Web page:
OPINION: Spare Us This Tension, Comrade Oshiomole, By Taiwo Adisa

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    NATIONAL chairman of the All Progressives Congress (APC) Comrade Adams Oshiomhole has been at his vocal best in the past week, dishing out orders to Senators of the APC to remove the President of the Senate, Bukola Saraki. He had also fired a notice to the Senate President, declaring that whether the Kwara Senator likes it or not, he will be impeached as Senate President.

    At a point last week, the meetings between the chairman of APC and the Senators became a daily affair. Every night and noon, they would converge on some locations in Abuja to debate the singular topic of Saraki’s removal. Each passing day, Oshiomhole would found a way to repeat his warning; “Saraki must resign or get impeached!”

    Like the chairman said, the subject of impeachment is not illegal. The 1999 Constitution actually provides processes and procedures by which elected officials can leave their office and impeachment is one of such conditions.  But like I have also stated in earlier write up, the procedures are clearly stated.

    Luckily, the processes have been further adjudicated upon by the Judiciary, in observance of the power of Judicial Review.

    Having looked at the stated procedures and processes to impeach the Senate President and his Deputy, which emphasises the number 73 as the required two thirds majority, I have concluded that the magic number is a tall dream for the APC and that Oshiomhole should spare us of his

    high-sounding warnings to Saraki. If he feels it’s an important message he must deliver, he could possibly send personal messages to Saraki. He needs to leave the public out of this show as its becoming all sound and fury that signifies nothing. He has said the impeachment would be done legally, we can only wait and see.

    To gain our attention, the chairman has talked about minority rule, he also talked about morality. The question of minority rule is already taken by the constitutional provisions. Whoever has control of two thirds majority can remove the Presiding officer of the Senate or the House of Representatives. But the question of morality looks like the politician eating his cake and having it. In 2014, when Oshiomhole’s APC was the beneficiary of the defection of Aminu Waziri Tambuwal, who was Speaker of the House of Representatives, the party called the defection “an act of courage,” even though the APC remained the minority party in that chamber, Tambuwal retained his seat as the Presiding officer till the end of his tenure.

    And then, you may ask, when did morality become an integral part of our politics? A political upstart is nurtured by some leaders; he gets his tutelage and funding from those leaders and when he comes of age, he dumps those who nurtured him and openly calls them names. That is the widespread practice in the two leading parties today. My verdict: No politician of the APC or PDP should bother us with issues of morality in politics.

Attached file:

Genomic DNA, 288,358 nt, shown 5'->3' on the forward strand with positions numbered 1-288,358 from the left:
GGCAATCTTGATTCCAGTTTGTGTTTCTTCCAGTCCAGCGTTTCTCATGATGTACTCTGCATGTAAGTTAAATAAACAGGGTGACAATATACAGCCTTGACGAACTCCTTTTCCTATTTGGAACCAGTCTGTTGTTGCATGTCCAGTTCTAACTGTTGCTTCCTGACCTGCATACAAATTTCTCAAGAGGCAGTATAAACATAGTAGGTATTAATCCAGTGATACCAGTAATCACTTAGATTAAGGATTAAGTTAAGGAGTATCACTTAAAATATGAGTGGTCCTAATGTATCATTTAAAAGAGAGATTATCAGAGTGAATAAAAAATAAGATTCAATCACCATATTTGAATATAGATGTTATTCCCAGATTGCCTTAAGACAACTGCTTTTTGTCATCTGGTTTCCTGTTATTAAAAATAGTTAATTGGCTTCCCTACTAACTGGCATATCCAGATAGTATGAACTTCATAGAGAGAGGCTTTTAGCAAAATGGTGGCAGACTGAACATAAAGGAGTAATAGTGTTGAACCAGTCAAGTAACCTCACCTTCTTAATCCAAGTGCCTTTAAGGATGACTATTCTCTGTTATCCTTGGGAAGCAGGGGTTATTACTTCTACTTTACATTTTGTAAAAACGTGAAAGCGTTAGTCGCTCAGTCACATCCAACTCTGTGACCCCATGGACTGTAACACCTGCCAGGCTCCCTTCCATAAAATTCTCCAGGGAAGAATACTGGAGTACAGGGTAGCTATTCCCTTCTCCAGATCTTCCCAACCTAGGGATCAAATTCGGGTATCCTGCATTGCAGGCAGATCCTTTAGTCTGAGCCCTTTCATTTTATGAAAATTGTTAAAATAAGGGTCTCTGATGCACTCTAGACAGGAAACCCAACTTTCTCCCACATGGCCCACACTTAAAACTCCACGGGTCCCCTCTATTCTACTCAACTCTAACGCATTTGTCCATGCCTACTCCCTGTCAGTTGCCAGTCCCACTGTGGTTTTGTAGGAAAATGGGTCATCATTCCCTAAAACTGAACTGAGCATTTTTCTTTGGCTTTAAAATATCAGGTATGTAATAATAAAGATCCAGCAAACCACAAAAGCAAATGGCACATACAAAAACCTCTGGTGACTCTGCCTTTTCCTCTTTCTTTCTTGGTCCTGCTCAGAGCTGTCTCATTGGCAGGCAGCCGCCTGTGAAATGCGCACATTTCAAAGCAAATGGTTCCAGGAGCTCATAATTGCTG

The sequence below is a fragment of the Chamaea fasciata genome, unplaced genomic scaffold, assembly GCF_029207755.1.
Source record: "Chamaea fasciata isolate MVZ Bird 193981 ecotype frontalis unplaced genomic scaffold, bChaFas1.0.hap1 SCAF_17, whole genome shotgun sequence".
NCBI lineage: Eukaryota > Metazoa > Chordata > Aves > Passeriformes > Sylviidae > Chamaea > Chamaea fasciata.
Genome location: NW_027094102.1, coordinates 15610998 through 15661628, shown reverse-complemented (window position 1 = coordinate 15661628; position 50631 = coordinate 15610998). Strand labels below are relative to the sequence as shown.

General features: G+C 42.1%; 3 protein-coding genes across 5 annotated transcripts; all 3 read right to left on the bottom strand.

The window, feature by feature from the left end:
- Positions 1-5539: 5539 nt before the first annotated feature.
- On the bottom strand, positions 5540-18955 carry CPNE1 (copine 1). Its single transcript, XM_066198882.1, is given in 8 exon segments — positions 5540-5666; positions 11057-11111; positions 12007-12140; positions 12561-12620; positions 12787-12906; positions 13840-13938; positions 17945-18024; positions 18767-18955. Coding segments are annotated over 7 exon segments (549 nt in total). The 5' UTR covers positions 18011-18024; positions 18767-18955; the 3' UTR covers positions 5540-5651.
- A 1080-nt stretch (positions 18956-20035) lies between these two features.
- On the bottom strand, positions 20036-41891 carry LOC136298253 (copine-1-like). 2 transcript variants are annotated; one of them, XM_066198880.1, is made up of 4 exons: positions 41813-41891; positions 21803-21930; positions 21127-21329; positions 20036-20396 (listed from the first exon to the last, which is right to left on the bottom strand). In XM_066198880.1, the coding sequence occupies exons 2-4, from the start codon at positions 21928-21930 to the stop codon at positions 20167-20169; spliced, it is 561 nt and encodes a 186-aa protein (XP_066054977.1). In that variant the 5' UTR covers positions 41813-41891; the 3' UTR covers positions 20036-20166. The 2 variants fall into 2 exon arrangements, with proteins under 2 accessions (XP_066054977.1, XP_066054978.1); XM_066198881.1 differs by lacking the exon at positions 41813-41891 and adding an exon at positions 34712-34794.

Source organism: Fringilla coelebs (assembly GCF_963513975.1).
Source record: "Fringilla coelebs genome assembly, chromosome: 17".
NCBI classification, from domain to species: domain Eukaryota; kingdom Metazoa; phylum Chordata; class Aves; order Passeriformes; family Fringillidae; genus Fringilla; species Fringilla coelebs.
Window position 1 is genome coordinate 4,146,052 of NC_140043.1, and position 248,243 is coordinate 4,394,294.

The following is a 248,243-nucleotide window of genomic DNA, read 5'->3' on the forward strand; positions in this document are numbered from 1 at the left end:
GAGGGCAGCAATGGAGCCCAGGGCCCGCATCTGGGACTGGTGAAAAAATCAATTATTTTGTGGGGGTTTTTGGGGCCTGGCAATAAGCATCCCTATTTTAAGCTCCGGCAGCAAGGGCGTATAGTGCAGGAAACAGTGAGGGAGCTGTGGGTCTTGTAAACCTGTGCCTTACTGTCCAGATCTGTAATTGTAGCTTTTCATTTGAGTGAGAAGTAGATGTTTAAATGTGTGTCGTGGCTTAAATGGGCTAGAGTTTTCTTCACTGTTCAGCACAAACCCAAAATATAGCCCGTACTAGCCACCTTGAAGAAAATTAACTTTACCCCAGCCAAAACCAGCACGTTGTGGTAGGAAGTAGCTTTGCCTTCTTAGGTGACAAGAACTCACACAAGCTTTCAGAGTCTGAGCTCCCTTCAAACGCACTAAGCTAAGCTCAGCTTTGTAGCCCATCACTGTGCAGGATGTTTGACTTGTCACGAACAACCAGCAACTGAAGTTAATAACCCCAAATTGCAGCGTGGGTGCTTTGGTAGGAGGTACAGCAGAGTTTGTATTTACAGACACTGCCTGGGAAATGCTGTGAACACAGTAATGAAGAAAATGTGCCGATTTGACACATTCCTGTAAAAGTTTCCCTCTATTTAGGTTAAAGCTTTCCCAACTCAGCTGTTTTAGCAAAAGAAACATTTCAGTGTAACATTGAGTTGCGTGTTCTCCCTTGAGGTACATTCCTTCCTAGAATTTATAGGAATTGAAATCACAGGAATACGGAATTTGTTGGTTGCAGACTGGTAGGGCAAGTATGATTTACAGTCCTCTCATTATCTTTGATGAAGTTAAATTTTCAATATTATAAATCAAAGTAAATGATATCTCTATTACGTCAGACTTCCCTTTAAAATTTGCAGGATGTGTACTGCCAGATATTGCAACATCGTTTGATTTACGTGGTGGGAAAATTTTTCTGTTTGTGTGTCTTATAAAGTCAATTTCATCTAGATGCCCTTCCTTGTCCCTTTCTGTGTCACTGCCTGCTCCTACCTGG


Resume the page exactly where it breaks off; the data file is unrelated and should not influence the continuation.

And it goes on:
On a serious note, the public has to evade the trap set for them by politicians in this case. Elections are by the corner and politicians are devising clever ways of seizing our attention. Rather than allow us the space to think of serious existential issues, they want to drag us along the debate of defection and impeachment.  In what way does the impeachment of Saraki put food on the table of the people on the street? In what way does Saraki’s ouster help the refusal of the Ministries, Departments and Agencies (MDAs) to implement the 2018 budget as passed? In what way would the defection of Senator Akpabio help the Ministry of Finance fund the capital components of the budget? For 17 years, the Ibadan/Ogbomoso Ilorin Expressway has not been completed, despite claiming scores of lives annually. How does defection help that?

    In real terms, the grandstanding of Oshiomhole, the harassment of the media space by agents of the ruling party, their opponents and sympathizers has nothing to do with the common good. It only serves the purpose of politics and is aimed at diverting attention from crucial issues of development.

    Election time should be a season of scorecards not a season for debating inanities, especially in a developing economy like ours.

    It pays the politician that attention is given to hooded men that seized the entrance of the National Assembly, while no one pays attention to the resurging acts of Boko Haram insurgents in the North East, where our soldiers are being made to needlessly pay the supreme price;  it pays the politicians to get us discuss Saraki’s impeachment while paying no attention to the reports that the Gboko and Katsina-Ala axis of Benue state has been seized by a particular kidnapper, who  is replaying Evans the Millionaire video all over; It pays the politician that you do not ask questions about the performance of the three full budgets the administration has got so far; the 2016, 2017 and 2018 budgets.

    We the citizens must resist the ploy to drag us into their game; a game that seeks to create a sense of urgency only around elections but mute about performance in office.

    Rather than worry ourselves about Oshiomhole’s concerns on Saraki and Ekweremadu, the people should ask the questions; how has the government fared in the execution of the three main budgets it has been saddled with. If all we get after examining the scorecards are excuses, then we the people should not shy away from wielding the big stick, like the employers of a non-performing boards would do.

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